Monday, August 25, 2014

74. Finding Something You Thought You Lost, Part 3

I have neglected to explain exactly why the concept of finding lost things is so important. I think perhaps I have mislabeled this little 3-part set. Really, I should have called it "Owning Less Than 30 Items" because that's really what makes it a terrific part of long distance hiking. But just the simple fact of owning such a small number of things isn't inherently terrific. There's really nothing wrong with owning stuff. There's a little capitalist inside me just like every other American, in spite of my best crunchy hippie efforts to pretend otherwise. However, having less than 30 possessions with you at all times and being unemployed definitely helps you to actually appreciate everything you own.

And thus, when you lose one of your few possessions, it feels like losing a friend. Like when Tom Hanks (14-YEAR-OLD-MOVIE SPOILER ALERT) lost Wilson in Cast Away. I felt for him at the time I first watched that movie, but now I really feel for him. That muscle-bound loin-clothed Forrest Gump owned nothing except that bloody volley ball and by god it was important to him. I think I finally understand that. Not that hiking the Appalachian Trail is anything like being marooned on a desert island for 4 years, but I have caught myself in a metaphor loop and the only way out of it is to go through.

Losing One of Your Only Possessions is number 5 on the nonexistent sister list: "200 Things About Hiking That Totally Suck." I will never actually write that list, because I'm pretty sure that would be mightily depressing naval-gazing garbage writing. But if I did write that list, I imagine "losing stuff" would rank pretty high. Just ahead of Perpetual Dampness and just behind Being So Nauseated By Your Inescapable Body Odor Cloud That You Almost Vomit.

Due to the fact that losing something is one of the more terrible things about hiking, when you find something you had thought was long gone, it's like Christmas morning, except you're just opening presents that you already owned. Wouldn't that be a wonderful thing? I heard a statistic that only 1% of non-consumable products that people buy in the United State are still being used 6 months after they're bought. What if instead of buying people more stuff for holidays, we just wrapped up the stuff they already owned but had forgotten about?

Who am I kidding? One of my greatest pleasures is finding the perfect gift for someone for Christmas. I couldn't handle just finding something in someone's attic and sticking a bow on it. Mom and Dad, please don't wrap up my dragon figurines from when I was 12 and re-gift them to me.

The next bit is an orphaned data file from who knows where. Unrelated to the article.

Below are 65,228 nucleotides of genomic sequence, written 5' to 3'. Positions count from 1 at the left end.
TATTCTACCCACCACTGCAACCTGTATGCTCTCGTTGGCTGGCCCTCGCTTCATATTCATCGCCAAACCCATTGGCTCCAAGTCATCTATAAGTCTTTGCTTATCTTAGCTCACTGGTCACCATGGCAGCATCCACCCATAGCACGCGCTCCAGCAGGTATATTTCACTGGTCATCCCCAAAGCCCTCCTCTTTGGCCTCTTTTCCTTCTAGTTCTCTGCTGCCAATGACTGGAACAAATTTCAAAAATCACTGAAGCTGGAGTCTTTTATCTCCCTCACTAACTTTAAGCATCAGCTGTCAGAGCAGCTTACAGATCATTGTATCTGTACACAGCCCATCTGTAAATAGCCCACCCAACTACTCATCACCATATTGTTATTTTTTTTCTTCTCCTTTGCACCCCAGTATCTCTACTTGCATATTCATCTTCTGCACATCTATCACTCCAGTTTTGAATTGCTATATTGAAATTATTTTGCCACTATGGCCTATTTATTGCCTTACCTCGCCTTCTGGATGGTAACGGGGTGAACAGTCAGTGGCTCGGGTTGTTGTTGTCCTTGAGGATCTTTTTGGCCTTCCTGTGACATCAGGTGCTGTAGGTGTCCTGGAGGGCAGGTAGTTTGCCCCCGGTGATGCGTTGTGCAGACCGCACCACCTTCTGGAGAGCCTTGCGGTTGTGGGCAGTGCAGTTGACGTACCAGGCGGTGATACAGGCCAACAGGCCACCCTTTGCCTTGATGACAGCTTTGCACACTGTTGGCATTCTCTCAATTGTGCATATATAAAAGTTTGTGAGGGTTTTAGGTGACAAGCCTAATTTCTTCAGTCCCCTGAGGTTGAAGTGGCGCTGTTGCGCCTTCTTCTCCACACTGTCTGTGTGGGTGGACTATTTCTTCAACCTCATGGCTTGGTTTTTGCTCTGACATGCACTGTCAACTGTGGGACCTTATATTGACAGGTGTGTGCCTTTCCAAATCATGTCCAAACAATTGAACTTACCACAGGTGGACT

Or maybe do?

I can't decide.

There are a few more things that Dumptruck and I lost over the course of the trail that turned up later. Here they are, in no particular order:

1. We left our cat-hole digging trowel on the side of the trail (nowhere near a dug cat-hole, it just fell out of Dumptruck's pack). The Dude picked it up, knew it was ours somehow, and carried it for 2 whole days until he crossed our path again and gave it back to us.

2. Hotdog, Apollo and Whistle stole one of Dumptruck's socks. This was particularly horrifying, because socks are like the undercarriage of your car. Without it, the whole mechanism just breaks down. Dumptruck had only two pairs of socks with him, and our friends stole just one sock out of his backpack, thus very easily convincing him that he had lost it. He was heartbroken, especially because they were new backpacking wool socks (that cost something like $25). Later that day, they then stole one of each of my socks out of my backpack when I left my pack briefly. That evening as we were setting up our tents, I was flabbergasted to find that I had also lost one sock from each pair. We were bemoaning our stupidity and irresponsibility to take care of our possessions when our friends finally took pity on us and revealed their ruse.

3. Dumptruck thought he had lost his Speedo for a while. Yes he had a speedo. I don't know why. His legs are like bright white birch trees; seeing Dumptruck in a speedo gives one vertigo. Regardless, he thought he'd lost it, but it was just jammed in the bottom of his backpack for several days.

4. Whistle stole Apollo's spork from him secretly, and he was very sad to have lost it. In Damascus Virginia, he went into town and then came back, sighing loudly about how he'd spent $20 to buy a brand new spork. Whistle, red-faced and guilty, immediately confessed that she'd stolen his spork and would pay him back for having wasted money. Apollo then revealed that he'd been lying because he was almost 100% positive that someone had stolen his spork, and that he was hoping that by pretending to have bought a new spork, the thief would fess up. It worked.

5. I thought I'd lost my little baggie o' underpants, after doing laundry and hiking away from a town, but it turns out that I had (for reasons beyond my understanding) packed it into my food bag.

Love,
Clever Girl

3 comments:

  1. Never, ever mention Dumptruck's Sp**#do again!

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  2. My previous comment probably seems much more harsh than I intended. It was early, I was enjoying my first cup of coffee......My apologies Dumptruck.

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  3. This year on our 250 mile section of the PCT we found: 2 hats, a watch, underwear, several socks, toothpaste, sunscreen, and a shirt. We said we could almost have started naked and ended up with everything we needed.

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